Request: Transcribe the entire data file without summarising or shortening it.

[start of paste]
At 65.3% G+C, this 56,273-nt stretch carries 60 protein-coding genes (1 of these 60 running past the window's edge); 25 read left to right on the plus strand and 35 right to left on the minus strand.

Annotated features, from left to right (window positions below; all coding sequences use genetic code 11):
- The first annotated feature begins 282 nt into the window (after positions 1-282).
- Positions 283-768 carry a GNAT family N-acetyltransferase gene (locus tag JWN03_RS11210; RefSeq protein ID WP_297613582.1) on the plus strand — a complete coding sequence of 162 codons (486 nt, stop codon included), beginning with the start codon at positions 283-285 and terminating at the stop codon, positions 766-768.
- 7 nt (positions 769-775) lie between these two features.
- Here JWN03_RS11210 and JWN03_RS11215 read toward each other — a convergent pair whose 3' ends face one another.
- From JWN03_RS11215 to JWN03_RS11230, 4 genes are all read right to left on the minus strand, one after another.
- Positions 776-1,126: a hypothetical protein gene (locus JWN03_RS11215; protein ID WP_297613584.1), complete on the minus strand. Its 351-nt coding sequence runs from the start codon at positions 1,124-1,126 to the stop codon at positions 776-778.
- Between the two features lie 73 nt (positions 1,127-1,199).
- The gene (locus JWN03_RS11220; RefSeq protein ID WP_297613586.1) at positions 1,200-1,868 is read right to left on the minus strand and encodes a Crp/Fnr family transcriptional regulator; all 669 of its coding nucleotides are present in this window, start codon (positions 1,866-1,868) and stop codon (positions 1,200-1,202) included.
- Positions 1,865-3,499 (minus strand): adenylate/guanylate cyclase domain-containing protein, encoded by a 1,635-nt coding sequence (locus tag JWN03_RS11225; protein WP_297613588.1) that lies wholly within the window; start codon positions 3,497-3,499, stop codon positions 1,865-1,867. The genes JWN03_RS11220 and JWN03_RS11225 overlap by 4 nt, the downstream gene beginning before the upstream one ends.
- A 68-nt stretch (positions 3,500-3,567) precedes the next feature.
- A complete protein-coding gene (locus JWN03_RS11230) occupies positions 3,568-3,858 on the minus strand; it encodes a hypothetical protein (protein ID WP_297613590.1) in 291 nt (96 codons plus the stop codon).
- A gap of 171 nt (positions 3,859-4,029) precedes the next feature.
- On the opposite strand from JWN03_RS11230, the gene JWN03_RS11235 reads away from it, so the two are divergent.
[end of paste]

At 65.3% G+C, this 56,273-nt stretch carries 60 protein-coding genes (1 of these 60 running past the window's edge); 25 read left to right on the plus strand and 35 right to left on the minus strand.

Annotated features, from left to right (window positions below; all coding sequences use genetic code 11):
- The first annotated feature begins 282 nt into the window (after positions 1-282).
- Positions 283-768 carry a GNAT family N-acetyltransferase gene (locus tag JWN03_RS11210; RefSeq protein ID WP_297613582.1) on the plus strand — a complete coding sequence of 162 codons (486 nt, stop codon included), beginning with the start codon at positions 283-285 and terminating at the stop codon, positions 766-768.
- 7 nt (positions 769-775) lie between these two features.
- Here JWN03_RS11210 and JWN03_RS11215 read toward each other — a convergent pair whose 3' ends face one another.
- From JWN03_RS11215 to JWN03_RS11230, 4 genes are all read right to left on the minus strand, one after another.
- Positions 776-1,126: a hypothetical protein gene (locus JWN03_RS11215; protein ID WP_297613584.1), complete on the minus strand. Its 351-nt coding sequence runs from the start codon at positions 1,124-1,126 to the stop codon at positions 776-778.
- Between the two features lie 73 nt (positions 1,127-1,199).
- The gene (locus JWN03_RS11220; RefSeq protein ID WP_297613586.1) at positions 1,200-1,868 is read right to left on the minus strand and encodes a Crp/Fnr family transcriptional regulator; all 669 of its coding nucleotides are present in this window, start codon (positions 1,866-1,868) and stop codon (positions 1,200-1,202) included.
- Positions 1,865-3,499 (minus strand): adenylate/guanylate cyclase domain-containing protein, encoded by a 1,635-nt coding sequence (locus tag JWN03_RS11225; protein WP_297613588.1) that lies wholly within the window; start codon positions 3,497-3,499, stop codon positions 1,865-1,867. The genes JWN03_RS11220 and JWN03_RS11225 overlap by 4 nt, the downstream gene beginning before the upstream one ends.
- A 68-nt stretch (positions 3,500-3,567) precedes the next feature.
- A complete protein-coding gene (locus JWN03_RS11230) occupies positions 3,568-3,858 on the minus strand; it encodes a hypothetical protein (protein ID WP_297613590.1) in 291 nt (96 codons plus the stop codon).
- A gap of 171 nt (positions 3,859-4,029) precedes the next feature.
- On the opposite strand from JWN03_RS11230, the gene JWN03_RS11235 reads away from it, so the two are divergent.